The U.S. Bureau of Labor Statistics (BLS) recently released its April Job Openings and Labor Turnover Summary. This month’s reported number of employee quits fell from a record high of 4.5 million in March to around 4.4 million in April. April marks the eleventh consecutive month that more than four million workers left their jobs.
Despite the slight decrease in total employee quits, the April report reveals that the employee-quit rate held at 2.9%. Industries like real estate and rental leasing saw a slight increase in employee quits while state and local government education decreased somewhat.
66% of those looking for new jobs consider company culture and values to be an important factor when considering an organization and most successful companies have a strong company culture. Company culture is the shared values, mission, ethics, and expectations of an organization. It affects every part of your organization from leadership styles to goals and expectations, the work environment, communication policies, and even branding. It is evident in how decisions are made and how employees interact with each other and your customers. Here are four things to consider when building a strong company culture.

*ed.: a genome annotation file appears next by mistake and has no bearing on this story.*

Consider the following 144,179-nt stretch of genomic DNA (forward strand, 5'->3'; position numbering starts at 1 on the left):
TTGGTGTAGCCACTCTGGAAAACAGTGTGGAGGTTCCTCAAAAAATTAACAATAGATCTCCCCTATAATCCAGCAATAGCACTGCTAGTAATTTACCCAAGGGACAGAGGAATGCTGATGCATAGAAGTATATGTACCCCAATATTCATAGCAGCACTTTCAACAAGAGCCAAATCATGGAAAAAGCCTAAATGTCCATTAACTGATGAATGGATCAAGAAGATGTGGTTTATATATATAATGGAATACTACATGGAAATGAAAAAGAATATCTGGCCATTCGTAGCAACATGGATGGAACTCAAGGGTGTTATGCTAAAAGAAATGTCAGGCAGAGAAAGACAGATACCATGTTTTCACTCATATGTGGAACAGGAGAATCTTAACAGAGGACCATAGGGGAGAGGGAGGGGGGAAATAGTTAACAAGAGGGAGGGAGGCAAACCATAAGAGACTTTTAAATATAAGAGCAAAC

Employment trends expert says that Microsoft is not the only company trying to enhance the employee experience
Microsoft just made international headlines after they revealed four new workplace initiatives aimed at attracting and retaining talent. The tech giant says they will no longer require employees to sign non-disclosure agreements or non-competes. In addition, Microsoft is committing to pay transparency for new hires and to confidentiality agreements in dispute resolution, aimed at making sure that employees feel safer coming forward about misconduct.